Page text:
College and university financial aid is specialized enough to require its own terminology. Some words are standard from school to school; some are used only by one institution. To help you make sense of it all, we’ve created a glossary of key financial aid terms. Click the links below for an explanation of each term.
See Direct Costs
College Scholarship Service Profile. This financial aid form is required of all financial aid applicants and is more extensive than the FAFSA. We recommended gathering as much personal financial information as possible before beginning. The profile must be completed online at profileonline.collegeboard.com. Yale’s CSS code is 3987. If applicable, families should complete all required CSS supplements as well.
The amount of award money a family needs to be able to afford one year of Yale. Yale financial aid packages meet this amount dollar for dollar with a Yale Scholarship, a standardized amount of Student Self-Help, and any available outside resources such as a Pell Grant. This represents the difference between Yale’s Estimated Cost of Attendance and the Expected Family Contribution.
Charges that are billed from Yale. This includes tuition, room and board, and the Yale health plan (unless a student waives this coverage). Direct Costs are split evenly between two bills—one for each academic semester. Also called Billed Expenses.
The total estimated cost of one academic year at Yale. This includes both Direct Costs and Indirect Costs. A family’s Demonstrated Financial Need is calculated on the basis of this figure.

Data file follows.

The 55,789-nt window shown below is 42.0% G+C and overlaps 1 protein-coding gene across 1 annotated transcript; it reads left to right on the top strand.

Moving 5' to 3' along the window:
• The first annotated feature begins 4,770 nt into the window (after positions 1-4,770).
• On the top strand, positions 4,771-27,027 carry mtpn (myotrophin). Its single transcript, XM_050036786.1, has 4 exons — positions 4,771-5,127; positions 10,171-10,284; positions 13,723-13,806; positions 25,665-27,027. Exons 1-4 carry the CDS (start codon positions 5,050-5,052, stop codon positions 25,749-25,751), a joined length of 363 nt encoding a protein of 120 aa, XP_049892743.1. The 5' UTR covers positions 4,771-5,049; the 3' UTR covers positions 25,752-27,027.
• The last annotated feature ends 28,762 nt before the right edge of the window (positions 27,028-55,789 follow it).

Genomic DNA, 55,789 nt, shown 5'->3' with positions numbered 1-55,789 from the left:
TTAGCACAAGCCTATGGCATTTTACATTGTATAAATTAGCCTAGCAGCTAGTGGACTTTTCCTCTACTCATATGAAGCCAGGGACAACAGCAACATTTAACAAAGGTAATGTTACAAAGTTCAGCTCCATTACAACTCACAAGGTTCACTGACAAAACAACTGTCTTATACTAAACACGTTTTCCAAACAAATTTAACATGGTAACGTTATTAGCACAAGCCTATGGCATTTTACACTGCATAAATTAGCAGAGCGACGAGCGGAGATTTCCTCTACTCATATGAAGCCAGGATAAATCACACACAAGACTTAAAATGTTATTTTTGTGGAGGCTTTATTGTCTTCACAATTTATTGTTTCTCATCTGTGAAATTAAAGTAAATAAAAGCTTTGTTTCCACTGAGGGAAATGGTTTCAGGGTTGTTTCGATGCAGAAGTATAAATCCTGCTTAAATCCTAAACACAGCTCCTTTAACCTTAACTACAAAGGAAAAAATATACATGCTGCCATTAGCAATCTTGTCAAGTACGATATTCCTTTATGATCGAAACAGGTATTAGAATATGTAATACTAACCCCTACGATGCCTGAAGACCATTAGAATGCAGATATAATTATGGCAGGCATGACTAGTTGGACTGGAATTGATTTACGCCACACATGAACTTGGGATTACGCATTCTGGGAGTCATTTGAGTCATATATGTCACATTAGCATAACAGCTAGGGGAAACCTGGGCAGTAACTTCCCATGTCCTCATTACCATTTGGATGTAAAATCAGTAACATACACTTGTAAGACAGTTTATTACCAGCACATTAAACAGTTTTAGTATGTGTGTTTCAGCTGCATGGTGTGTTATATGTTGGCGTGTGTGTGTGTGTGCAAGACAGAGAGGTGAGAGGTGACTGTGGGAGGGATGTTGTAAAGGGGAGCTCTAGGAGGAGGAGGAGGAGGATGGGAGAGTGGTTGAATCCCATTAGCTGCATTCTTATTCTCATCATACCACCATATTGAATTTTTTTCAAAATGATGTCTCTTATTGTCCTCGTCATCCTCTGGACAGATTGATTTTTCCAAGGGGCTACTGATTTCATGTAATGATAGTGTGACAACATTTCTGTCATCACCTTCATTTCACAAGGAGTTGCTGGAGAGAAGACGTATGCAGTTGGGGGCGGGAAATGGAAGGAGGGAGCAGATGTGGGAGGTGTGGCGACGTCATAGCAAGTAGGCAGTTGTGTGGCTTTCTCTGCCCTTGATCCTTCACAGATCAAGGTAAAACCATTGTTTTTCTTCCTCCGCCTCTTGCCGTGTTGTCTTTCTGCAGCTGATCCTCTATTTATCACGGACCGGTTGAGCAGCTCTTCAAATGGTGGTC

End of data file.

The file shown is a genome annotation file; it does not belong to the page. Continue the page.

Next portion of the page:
The total amount a family is asked to contribute towards a student’s Yale education. It includes the Parental Contribution, Student Income Contribution, and a Student Asset Contribution (if applicable). The total Expected Family Contribution is used to cover both billed and unbilled expenses.
Free Application for Federal Student Aid. This form is required for all financial aid applicants who are U.S. citizens or permanent residents. Most of the required information can be gathered from your most recent federal tax returns. The FAFSA can be completed online at fafsa.ed.gov or on paper. Yale’s FAFSA code is 001426.
A designation made by the U.S. federal government when students with financial need complete the FAFSA. With the exception of small number of service-related jobs, FWS status makes no difference for a student’s eligibility for term-time employment at Yale. It does not affect a student’s wages, hours, or chances of being employed.
These are our estimates for additional costs beyond tuition and room and board, including books, supplies, and personal expenses such as laundry, toiletries and clothes. Travel expenses to and from New Haven are considered with Indirect Costs and vary depending on a student’s home address. Also called Unbilled Expenses.
A summer fellowship available to students receiving Yale financial aid. Students must apply for the award, which can be used for one summer of international study.